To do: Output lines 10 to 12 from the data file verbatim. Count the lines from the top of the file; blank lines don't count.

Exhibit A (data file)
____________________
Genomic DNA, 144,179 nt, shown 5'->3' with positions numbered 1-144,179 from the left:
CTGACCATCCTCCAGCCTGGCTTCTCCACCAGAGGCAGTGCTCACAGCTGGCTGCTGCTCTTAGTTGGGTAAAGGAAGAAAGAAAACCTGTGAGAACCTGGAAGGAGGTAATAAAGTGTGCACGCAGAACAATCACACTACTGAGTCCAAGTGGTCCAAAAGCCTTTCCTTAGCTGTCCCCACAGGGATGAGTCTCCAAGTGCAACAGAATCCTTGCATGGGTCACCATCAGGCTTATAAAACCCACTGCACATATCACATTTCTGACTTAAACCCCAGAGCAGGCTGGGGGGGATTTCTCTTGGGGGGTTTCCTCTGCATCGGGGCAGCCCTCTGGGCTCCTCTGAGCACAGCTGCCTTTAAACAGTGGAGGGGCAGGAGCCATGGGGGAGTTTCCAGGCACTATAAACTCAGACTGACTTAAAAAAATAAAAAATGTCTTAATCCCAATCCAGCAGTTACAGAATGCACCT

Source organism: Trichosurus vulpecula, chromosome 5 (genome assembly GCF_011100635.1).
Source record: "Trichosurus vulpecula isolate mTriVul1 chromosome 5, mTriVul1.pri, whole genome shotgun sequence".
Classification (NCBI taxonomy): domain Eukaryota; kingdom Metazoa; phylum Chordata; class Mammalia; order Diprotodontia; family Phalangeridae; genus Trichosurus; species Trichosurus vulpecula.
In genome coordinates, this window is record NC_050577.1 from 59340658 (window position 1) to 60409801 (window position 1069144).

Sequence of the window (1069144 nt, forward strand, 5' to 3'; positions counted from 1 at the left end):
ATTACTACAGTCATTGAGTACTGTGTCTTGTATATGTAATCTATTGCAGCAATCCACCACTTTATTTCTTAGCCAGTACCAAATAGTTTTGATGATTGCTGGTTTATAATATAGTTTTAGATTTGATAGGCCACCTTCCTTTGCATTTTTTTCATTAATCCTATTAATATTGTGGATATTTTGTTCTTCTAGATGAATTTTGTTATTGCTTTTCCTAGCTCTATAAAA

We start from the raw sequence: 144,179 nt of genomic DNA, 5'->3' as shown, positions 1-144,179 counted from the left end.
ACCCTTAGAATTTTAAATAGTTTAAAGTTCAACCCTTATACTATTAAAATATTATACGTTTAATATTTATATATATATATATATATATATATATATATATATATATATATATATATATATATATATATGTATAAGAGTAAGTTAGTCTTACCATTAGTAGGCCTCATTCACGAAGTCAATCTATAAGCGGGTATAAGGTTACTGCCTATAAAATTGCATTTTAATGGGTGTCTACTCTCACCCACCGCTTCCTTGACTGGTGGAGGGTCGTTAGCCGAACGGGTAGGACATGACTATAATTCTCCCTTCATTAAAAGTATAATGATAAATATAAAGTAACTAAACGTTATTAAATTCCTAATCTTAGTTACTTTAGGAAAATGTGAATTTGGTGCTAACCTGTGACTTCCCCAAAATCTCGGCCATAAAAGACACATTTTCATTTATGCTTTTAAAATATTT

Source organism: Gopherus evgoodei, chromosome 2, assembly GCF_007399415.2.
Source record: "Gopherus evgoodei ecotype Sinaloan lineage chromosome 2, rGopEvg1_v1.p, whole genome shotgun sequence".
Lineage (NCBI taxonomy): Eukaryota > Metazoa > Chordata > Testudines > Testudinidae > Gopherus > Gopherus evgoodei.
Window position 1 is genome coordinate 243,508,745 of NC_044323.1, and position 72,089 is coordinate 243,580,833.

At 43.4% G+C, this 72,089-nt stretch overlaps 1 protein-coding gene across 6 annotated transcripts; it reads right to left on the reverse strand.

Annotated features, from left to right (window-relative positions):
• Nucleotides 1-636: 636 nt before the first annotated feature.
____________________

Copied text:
ACCCTTAGAATTTTAAATAGTTTAAAGTTCAACCCTTATACTATTAAAATATTATACGTTTAATATTTATATATATATATATATATATATATATATATATATATATATATATATATATATATATATATGTATAAGAGTAAGTTAGTCTTACCATTAGTAGGCCTCATTCACGAAGTCAATCTATAAGCGGGTATAAGGTTACTGCCTATAAAATTGCATTTTAATGGGTGTCTACTCTCACCCACCGCTTCCTTGACTGGTGGAGGGTCGTTAGCCGAACGGGTAGGACATGACTATAATTCTCCCTTCATTAAAAGTATAATGATAAATATAAAGTAACTAAACGTTATTAAATTCCTAATCTTAGTTACTTTAGGAAAATGTGAATTTGGTGCTAACCTGTGACTTCCCCAAAATCTCGGCCATAAAAGACACATTTTCATTTATGCTTTTAAAATATTT

Source organism: Gopherus evgoodei, chromosome 2, assembly GCF_007399415.2.
Source record: "Gopherus evgoodei ecotype Sinaloan lineage chromosome 2, rGopEvg1_v1.p, whole genome shotgun sequence".